Obviously this is biased and based upon my own experience, and from mentoring others. Your experience may be very different … or you may have yet to experience the highs and lows of a beekeeping season.

But before I start using superlatives to describe the chaos of my early efforts at swarm control it’s worth remembering – particularly as the war in Ukraine enters its third week – that I’m only talking about beekeeping here.

In the overall scheme of things it’s simply not very important.

What might feel like a disaster of biblical proportions in the apiary … isn’t.

Yes, it might threaten the productivity, or even the survival, of the colony, but it is only beekeeping 2.

So, having got that out of the way, which do you want first?

The good news or the bad news?

The bad news … how mature 😉

The loss of a hive tool

Clearly I’m being flippant here.

The loss of a hive tool is a minor inconvenience rather than a tragedy.

There you are!

Unless you don’t have a spare and/or you’re about to inspect a dozen heavily-supered hives in the apiary … in which case it’s a major inconvenience.

It’s remarkably easy for a hive tool to fall out of those tall, thin pockets in the sleeve or thigh of your beesuit. Inevitably it falls, not onto closely cropped sward, but into tangled tussocks of rarely-mown grass.

You will probably find it again.

You could spend 15 minutes on your hands and knees retracing your steps since you left the car or you could become a detectorist and conduct a grid-based search, sweeping the area for metal objects.

Neither method is guaranteed to work.

To be certain, you must cut the grass.

But be careful. A glancing contact with the lawnmower or brush cutter and a half-buried hive tool will be damaging at best, and potentially a lot worse 🙁

Hive tools soaking

Hive tools soaking in a solution of soda crystal

Or you can avoid all this grief by keeping a covered bucket in the apiary – a honey bucket is ideal – containing a strong solution of soda crystals. You know exactly where the hive tools are and you soon get into the habit of dropping it back in after an inspection.

Better still, keep two hive tools in the bucket and alternate them as you look at your colonies. The soaking in soda will clean the hive tool, reduce any potential cross-contamination and improve your apiary hygiene.

The loss of a queen

This can be anything from a minor inconvenience to a bit of a calamity.

It very much depends upon the:

  • time of the season
  • whether you notice she’s missing
  • availability of a spare colony

How do you lose a queen? Other than by losing a swarm (see below) the two most likely reasons are cackhanded beekeeping or a queen that fails due to being poorly mated.

Returning a marked and clipped queen to a nuc

Losing a queen mid-season, for whatever reason, should be little more than a minor inconvenience. Assuming you notice she’s missing in action you can remove unwanted queen cells, leaving a single charged (i.e. known to contain a fat larva lounging around on a comfortable bed of Royal Jelly) cell, and wait while she pupates, emerges, mates and starts laying.

Nerve racking? Perhaps slightly, but it’s usually a pretty safe bet that things will work out OK.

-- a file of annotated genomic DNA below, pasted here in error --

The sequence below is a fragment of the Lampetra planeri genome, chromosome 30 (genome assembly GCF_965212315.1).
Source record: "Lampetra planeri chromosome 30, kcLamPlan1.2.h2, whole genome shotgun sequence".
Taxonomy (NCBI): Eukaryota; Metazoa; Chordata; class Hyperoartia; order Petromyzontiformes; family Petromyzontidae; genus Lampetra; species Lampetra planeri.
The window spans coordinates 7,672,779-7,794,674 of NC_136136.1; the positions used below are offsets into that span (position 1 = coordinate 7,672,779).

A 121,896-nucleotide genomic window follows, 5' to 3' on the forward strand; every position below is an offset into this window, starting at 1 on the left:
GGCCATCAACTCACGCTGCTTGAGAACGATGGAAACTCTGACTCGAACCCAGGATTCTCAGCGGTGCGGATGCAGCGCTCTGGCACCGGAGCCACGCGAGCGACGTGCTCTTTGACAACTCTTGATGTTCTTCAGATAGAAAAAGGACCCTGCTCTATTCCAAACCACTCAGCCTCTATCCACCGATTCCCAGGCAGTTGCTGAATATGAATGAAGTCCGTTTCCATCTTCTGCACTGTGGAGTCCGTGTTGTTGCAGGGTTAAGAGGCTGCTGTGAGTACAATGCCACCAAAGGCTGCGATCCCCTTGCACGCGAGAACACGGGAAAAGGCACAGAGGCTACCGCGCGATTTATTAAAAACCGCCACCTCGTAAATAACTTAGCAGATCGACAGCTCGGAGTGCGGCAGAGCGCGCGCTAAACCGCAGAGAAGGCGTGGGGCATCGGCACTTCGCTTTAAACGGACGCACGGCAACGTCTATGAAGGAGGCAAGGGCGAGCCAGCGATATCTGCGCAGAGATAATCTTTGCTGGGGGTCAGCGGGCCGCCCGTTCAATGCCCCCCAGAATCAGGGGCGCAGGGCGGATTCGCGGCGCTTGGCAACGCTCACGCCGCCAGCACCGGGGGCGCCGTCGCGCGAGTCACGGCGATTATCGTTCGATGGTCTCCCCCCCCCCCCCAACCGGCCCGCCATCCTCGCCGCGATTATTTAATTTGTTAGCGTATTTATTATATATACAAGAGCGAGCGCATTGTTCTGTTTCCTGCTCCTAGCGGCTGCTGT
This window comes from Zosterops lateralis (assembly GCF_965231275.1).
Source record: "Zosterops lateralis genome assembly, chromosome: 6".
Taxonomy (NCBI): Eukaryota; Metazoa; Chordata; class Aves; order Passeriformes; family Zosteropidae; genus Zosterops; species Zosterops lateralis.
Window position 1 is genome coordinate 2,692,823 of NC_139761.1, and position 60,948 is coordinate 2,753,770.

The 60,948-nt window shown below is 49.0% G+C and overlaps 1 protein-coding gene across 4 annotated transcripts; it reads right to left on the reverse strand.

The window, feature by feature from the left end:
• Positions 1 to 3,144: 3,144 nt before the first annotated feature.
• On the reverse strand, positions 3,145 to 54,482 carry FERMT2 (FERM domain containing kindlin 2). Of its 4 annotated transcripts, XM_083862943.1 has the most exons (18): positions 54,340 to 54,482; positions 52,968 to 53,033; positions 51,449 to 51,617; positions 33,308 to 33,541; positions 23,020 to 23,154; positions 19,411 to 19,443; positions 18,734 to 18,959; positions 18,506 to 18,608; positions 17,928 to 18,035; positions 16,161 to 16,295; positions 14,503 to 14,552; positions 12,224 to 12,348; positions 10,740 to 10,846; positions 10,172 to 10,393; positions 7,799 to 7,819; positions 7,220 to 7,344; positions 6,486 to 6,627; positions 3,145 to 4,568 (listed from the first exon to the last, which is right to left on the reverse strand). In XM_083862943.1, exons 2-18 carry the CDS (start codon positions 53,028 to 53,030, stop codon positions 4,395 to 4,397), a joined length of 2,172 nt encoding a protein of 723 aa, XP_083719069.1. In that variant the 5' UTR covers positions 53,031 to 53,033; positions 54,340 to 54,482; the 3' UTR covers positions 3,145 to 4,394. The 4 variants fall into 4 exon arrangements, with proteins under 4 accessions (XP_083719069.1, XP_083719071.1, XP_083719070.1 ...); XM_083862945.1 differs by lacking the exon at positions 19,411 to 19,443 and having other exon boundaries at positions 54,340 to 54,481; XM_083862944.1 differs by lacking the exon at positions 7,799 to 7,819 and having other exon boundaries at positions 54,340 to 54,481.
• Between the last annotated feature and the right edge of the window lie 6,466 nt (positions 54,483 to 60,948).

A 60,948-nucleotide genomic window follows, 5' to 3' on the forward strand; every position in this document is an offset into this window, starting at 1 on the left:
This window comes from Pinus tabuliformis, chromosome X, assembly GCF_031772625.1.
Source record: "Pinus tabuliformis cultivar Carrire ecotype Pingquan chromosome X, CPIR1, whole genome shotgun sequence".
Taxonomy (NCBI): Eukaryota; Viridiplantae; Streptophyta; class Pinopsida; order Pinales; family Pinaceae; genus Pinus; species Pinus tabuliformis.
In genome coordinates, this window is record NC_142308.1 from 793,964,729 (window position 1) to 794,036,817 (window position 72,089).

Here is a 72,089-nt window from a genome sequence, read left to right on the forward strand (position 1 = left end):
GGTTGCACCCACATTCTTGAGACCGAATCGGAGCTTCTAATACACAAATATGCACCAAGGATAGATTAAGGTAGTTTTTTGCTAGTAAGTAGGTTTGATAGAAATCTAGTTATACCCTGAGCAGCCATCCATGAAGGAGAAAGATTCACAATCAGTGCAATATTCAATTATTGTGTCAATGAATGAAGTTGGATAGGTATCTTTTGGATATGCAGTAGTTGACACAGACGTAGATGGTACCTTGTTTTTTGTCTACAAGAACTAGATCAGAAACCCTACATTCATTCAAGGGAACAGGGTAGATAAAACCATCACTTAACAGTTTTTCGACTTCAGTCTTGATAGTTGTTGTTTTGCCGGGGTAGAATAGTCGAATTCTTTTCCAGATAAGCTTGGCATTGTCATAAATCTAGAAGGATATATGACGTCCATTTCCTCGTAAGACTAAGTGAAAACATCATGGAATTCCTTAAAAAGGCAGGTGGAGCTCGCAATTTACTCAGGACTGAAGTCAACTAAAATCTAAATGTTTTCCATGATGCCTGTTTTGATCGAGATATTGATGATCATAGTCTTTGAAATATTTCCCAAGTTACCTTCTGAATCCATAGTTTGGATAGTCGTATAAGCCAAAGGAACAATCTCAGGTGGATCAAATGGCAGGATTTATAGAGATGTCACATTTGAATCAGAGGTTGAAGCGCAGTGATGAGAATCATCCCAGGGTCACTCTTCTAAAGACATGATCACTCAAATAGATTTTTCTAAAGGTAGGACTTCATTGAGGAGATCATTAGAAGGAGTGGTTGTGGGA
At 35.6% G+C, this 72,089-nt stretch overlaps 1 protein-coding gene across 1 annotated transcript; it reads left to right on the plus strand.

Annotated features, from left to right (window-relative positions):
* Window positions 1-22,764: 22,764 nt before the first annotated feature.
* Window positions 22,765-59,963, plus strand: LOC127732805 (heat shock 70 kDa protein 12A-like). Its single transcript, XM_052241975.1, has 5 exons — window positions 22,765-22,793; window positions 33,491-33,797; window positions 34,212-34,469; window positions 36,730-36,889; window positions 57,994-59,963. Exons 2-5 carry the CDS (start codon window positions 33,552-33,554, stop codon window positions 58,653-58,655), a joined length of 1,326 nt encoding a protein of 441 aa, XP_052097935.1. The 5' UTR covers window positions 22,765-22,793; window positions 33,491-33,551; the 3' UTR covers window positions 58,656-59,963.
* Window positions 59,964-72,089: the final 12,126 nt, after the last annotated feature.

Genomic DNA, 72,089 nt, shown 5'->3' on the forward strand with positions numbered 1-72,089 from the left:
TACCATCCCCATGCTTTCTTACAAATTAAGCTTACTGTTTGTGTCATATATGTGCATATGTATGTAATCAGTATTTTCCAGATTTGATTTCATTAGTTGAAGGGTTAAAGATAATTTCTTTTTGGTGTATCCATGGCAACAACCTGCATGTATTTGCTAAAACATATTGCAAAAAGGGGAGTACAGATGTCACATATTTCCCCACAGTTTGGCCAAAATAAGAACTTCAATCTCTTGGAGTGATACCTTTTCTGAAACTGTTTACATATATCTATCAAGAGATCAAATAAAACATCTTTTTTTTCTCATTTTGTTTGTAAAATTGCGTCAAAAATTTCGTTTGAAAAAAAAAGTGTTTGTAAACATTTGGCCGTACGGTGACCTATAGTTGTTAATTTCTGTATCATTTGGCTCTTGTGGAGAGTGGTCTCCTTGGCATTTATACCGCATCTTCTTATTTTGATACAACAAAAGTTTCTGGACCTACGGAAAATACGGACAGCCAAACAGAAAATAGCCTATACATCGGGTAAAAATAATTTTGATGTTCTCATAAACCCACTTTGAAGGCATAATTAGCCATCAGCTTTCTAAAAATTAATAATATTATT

If, through clumsiness or stupidity 3, you kill the queen during an inspection there should be ample eggs and young larvae for the colony to use when rearing one or more replacements.

Keep your eyes peeled …

But what if you don’t notice she’s missing? You assume she’s there and blithely knock back all the queen cells you can find 4.

Sealed queen cells

You return the next week … all looks good, no more queen cells.

But wait a minute … there are no eggs either 🙁

Under these circumstances you realise the importance of having at least two colonies. You can rescue the queenless colony by donating a frame of eggs from a queenright colony.

With two hives a crisis is rarely a disaster

Queens also fail because they are poorly mated. They either stop laying, or they stop laying fertilised eggs (i.e.they continue to lay unfertilised ones, leaving you with ever-increasing numbers of drones in the colony). The colony might realise and supersede her, or you might be able to rescue the situation with a donated frame of eggs.

I’ll deal with the consequences of a failed or slaughtered queen at the extremities of the season – early or late – below.

The loss of a swarm

It happens to the best of us, and it sometimes seems to happen even if you do your swarm prevention and control by the book 5.

I’ve turned up in the apiary on a warm May afternoon to discover a whirling mass of bees swarming from one of my hives 6.

It’s not a disaster … in fact it’s one of the greatest sights in beekeeping.

With luck the swarm will bivouac nearby and you’ll be able to collect them in a skep and re-hive them late in the afternoon.

A small swarm

A small swarm …

At least it shouldn’t be a disaster, but Sod’s Law usually dictates that …

  1. if you’re there when the swarm emerges, and
  2. you have a skep and sheet with you

… the swarm will alight 45 feet up a Leylandii 🙁

Even then it might end well if you’ve got a suitable bait hive set out nearby.

The time when losing a swarm is a disaster 7 is when you don’t realise you’ve lost a swarm. You find some queen cells, hurriedly knock them all back 8 and then wonder why there are no eggs the following week.

Déjà vu

At which point you’re in a similar situation to the ‘loss of the queen’ I described above … except you’ve also lost up to 75% of the workers from the colony. The situation is still rescuable with a frame of eggs from your other hive 9 but you’re likely to miss out on the major nectar flow.

Could the situation be any worse?

Oh no it can’t … Oh yes it can!

You miss the lost the swarm, you knock back all those queen cells and you then fail to realise there are no eggs or young larvae in the colony until only sealed brood remains (i.e at least 9 days).